New reports are coming up that Volkswagen has set aside 6.5 billion Euros to cater for any fines and penalties slapped on it throughout the world for cheating emission tests. Since the emission-gate started and Volkswagen publicly admitted to cheating these stringent tests, the current leader in auto sales has faced several major setbacks. Over half a million cars are to be forcibly returned to the authorities; the stock price of the blue chip company has plummetted 25%, and prosecutors have their eyes on the top management. Also, the CEO has already announced his resignation, and it is likely that some of the other bigwigs will follow suit that can destabilize one of the biggest automotive empires in the world.
But, knowing VW, it can steer itself out of trouble. It has done so before, and it will do again. The authorities shouldn’t make life difficult for thousands of engineers and other technical staff worldwide that had nothing to do with this systematic rigging of emission tests. The main culprits should be caught in a federal investigation in all affected countries and brought to justice. But, the question all the people are asking is, how were they caught in the first place since they had cleared emission tests from regulators? They were caught by an under-funded NGO working for the betterment of the environment named International Council for Clean Transportation.
Eyebrows were raised from the start when Volkswagen cleared its tests for VW Jetta and Audi A3 diesel cars while claiming extraordinary mileage for both of them. Many technical people knew that the company didn’t have enough time to comply with emission standards and come up with such a good performance engines, so something was wrong. The ICCT was also among the suspicious parties as they knew that these big auto manufacturers have been cheating and hiding design problems in recent times since the arrival of new regulations.
The organization did a simple test in partnership with the University of West Virginia. They took two VWs and a BMW and fitted them with emission testing equipment. A test run was conducted from San Diego to Seattle with the emissions being noted all the time. At the end of the journey, these tests were evaluated, and the researchers were baffled to find that the Volkswagen cars’ emission stats were way above the chart and allowed levels. The VW Jetta alone had 15 to 35 times more emissions than the allowed levels. This was insane for the NGO, and they asked the government to initiate an investigation into the fraudulent emission control software.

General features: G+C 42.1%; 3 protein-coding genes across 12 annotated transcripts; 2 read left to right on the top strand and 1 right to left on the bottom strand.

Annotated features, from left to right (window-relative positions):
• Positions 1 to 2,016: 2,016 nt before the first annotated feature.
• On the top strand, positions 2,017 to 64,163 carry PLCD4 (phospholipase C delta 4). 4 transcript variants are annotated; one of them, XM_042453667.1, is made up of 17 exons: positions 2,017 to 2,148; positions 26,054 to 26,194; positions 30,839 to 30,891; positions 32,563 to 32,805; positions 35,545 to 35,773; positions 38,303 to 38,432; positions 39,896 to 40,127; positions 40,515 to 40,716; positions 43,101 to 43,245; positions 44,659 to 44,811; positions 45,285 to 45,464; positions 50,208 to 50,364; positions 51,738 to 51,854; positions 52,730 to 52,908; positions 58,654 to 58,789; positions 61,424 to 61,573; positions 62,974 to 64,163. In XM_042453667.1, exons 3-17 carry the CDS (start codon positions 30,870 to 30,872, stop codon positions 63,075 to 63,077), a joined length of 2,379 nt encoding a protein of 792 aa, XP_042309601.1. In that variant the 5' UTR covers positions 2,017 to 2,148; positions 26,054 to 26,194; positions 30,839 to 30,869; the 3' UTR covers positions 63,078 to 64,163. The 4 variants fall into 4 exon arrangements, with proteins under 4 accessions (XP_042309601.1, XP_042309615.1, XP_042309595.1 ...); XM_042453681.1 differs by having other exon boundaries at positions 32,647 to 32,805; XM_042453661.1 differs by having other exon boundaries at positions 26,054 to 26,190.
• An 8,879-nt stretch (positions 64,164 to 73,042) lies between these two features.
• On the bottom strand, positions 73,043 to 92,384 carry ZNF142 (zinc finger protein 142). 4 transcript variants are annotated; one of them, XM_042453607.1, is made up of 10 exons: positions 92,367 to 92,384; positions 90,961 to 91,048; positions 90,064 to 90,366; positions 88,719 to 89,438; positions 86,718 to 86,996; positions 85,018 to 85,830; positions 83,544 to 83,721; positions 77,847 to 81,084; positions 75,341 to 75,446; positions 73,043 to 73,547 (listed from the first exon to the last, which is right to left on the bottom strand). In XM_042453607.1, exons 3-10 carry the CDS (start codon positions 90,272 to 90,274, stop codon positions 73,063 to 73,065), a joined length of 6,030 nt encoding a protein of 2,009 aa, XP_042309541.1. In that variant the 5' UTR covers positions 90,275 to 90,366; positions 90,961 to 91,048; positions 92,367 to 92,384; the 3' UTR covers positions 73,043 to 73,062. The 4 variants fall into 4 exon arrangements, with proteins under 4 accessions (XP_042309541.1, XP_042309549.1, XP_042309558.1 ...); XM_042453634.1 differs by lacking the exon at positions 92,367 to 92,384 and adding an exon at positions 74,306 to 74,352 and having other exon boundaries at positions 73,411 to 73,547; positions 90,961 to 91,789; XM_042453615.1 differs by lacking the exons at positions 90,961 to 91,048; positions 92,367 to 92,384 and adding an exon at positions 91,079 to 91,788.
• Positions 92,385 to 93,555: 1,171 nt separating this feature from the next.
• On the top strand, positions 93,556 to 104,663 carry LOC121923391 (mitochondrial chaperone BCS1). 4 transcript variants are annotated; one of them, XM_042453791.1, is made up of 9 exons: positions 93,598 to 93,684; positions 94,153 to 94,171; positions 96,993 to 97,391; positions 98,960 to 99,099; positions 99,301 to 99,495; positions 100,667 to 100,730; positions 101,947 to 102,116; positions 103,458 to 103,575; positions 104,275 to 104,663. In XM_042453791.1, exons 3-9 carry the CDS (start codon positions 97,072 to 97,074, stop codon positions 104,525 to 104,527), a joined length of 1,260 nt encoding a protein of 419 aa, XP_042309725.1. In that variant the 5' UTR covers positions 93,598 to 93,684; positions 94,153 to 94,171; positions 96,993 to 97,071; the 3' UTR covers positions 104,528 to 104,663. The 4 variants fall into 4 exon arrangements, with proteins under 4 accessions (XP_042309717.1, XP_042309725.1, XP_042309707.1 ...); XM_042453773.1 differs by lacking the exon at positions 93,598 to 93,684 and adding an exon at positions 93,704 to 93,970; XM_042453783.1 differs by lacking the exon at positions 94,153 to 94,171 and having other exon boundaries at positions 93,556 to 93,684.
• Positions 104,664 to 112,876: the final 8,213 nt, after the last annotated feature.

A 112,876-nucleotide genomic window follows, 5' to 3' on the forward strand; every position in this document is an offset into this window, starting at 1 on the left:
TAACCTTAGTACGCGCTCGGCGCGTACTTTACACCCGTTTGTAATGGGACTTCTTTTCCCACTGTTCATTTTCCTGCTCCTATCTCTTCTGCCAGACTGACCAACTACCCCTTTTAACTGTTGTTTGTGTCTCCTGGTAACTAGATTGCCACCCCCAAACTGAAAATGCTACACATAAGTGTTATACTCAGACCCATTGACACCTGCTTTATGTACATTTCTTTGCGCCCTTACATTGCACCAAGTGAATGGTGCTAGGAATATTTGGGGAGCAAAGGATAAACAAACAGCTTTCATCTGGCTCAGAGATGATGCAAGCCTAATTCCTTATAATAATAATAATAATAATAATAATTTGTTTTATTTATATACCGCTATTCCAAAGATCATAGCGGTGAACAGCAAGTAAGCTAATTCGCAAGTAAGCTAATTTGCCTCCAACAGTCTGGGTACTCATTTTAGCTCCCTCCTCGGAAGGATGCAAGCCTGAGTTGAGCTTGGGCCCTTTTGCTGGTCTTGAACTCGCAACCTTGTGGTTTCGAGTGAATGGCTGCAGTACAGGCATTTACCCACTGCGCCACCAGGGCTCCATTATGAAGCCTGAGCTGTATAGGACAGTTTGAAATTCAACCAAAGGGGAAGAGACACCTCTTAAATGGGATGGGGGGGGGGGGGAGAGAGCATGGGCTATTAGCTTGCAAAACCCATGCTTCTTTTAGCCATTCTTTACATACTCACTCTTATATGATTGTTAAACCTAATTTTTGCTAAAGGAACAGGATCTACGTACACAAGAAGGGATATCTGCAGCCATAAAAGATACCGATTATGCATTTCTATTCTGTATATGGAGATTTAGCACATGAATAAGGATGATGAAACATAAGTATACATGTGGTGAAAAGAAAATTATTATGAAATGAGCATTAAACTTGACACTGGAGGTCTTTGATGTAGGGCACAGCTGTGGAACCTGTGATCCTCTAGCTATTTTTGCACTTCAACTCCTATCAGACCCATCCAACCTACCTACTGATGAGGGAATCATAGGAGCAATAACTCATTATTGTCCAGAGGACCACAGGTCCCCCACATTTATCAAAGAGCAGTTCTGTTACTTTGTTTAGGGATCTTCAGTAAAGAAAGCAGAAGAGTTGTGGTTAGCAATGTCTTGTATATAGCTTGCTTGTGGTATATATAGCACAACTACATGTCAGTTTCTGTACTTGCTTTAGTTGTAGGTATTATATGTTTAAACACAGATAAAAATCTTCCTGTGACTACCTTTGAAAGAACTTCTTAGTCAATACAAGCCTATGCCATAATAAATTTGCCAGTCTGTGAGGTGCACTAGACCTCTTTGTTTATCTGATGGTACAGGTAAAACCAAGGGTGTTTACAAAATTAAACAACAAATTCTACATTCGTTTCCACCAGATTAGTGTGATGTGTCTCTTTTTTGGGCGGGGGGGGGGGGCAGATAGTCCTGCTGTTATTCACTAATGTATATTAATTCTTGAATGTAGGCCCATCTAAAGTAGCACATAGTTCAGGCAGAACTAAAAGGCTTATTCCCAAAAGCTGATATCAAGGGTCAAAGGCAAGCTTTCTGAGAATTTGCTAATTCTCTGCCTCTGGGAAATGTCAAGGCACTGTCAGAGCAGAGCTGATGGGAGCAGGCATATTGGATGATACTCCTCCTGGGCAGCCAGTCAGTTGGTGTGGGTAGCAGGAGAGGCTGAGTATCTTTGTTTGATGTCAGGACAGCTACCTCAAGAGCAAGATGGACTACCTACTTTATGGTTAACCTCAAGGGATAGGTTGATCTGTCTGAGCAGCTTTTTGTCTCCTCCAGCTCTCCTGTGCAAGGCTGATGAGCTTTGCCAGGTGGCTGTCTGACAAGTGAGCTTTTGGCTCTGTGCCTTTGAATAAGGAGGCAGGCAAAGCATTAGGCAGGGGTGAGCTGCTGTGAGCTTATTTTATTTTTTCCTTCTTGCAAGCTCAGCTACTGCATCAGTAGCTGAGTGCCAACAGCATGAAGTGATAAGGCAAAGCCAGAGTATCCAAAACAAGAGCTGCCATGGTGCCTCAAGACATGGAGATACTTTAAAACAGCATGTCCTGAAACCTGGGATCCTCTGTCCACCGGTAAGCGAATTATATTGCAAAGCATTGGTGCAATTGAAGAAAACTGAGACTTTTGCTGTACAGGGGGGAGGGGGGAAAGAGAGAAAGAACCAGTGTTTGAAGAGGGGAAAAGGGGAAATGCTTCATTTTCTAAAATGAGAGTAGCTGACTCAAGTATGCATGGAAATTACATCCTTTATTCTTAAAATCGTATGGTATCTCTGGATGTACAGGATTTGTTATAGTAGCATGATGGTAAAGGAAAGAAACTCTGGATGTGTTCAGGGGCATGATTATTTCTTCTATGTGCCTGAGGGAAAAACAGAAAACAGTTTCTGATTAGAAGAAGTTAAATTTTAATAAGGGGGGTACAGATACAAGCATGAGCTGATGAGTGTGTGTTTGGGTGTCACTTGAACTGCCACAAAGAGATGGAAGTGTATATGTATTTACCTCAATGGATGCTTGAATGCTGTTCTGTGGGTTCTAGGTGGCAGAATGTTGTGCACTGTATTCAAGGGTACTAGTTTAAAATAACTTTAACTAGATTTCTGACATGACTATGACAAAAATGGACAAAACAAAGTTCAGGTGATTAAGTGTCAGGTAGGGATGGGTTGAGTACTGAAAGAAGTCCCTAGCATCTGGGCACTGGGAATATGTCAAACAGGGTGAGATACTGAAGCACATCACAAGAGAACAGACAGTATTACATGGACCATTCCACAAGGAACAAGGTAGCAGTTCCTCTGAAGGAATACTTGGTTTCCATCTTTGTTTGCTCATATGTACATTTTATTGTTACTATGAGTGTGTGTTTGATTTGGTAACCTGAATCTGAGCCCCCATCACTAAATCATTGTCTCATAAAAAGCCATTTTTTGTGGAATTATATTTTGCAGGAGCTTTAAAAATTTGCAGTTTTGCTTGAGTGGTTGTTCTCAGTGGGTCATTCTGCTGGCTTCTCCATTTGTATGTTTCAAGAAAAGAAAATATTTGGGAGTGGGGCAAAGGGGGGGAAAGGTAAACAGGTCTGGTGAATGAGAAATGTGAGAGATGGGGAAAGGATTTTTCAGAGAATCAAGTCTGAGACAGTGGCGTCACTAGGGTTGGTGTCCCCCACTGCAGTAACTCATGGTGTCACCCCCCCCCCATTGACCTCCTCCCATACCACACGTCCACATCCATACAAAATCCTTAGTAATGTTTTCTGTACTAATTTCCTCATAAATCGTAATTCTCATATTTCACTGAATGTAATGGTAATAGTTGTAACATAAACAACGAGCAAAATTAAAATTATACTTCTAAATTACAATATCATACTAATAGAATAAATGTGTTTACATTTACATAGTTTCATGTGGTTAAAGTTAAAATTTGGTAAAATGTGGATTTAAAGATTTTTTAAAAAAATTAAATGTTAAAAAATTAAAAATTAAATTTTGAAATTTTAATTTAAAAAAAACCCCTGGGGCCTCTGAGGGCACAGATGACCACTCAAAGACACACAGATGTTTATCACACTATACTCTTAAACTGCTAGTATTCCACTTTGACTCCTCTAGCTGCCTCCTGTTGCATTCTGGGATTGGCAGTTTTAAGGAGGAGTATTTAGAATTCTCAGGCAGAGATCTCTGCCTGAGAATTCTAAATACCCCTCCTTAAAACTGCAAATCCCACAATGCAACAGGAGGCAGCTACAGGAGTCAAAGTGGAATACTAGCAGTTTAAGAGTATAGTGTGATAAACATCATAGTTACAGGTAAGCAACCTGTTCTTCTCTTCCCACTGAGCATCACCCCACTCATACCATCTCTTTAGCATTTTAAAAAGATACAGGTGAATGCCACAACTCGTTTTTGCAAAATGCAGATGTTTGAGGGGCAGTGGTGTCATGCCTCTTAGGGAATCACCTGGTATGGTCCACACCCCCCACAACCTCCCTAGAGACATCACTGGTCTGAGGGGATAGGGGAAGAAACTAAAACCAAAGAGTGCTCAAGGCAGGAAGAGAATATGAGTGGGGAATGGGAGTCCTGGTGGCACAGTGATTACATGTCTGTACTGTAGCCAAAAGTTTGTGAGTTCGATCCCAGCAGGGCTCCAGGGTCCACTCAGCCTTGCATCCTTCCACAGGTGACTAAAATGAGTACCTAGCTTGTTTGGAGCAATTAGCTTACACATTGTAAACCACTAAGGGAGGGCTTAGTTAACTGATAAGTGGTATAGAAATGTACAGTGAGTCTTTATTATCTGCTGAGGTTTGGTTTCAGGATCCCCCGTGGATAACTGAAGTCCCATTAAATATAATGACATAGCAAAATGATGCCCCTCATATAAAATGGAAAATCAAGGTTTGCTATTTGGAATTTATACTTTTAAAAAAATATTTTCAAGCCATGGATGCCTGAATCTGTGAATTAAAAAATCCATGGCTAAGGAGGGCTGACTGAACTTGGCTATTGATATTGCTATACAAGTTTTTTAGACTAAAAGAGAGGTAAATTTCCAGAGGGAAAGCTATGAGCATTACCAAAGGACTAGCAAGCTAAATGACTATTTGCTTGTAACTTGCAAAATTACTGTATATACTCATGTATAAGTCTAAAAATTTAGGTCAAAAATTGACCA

Volkswagen thought it would get away with this by playing dumb but now the situation was out of their control, and they decided to come clean. In a public statement by the CTO, the company admitted to using rigged software to bring the emissions down only when it was being tested. In normal driving, the software allowed more emissions to pass through the exhaust pipe into the environment. But when the car was connected to the emissions testing machine, a secondary software code with lower emissions and more fuel consumption was triggered. After this admittance of rigged emission standards, the company has been questioned about its ethical standards, its worldwide image has been thrown into jeopardy and its top management in both the countries will undoubtedly be shown the door and even imprisonment if the case goes nasty.
But this doesn’t mean that the diesel cars cannot be made emission compliant. Even VW cars were emission compliant and gave good mileage when the tests were being manipulated. So, despite what you hear from the frantic media circles about the death of diesel, know that the Diesel can be made more efficient than petrol counterparts. Especially the Hybrid diesel cars will go a long way in improving the environment with their limited emissions. But, we will have to see what will become of poor Volkswagen in the ensuing months.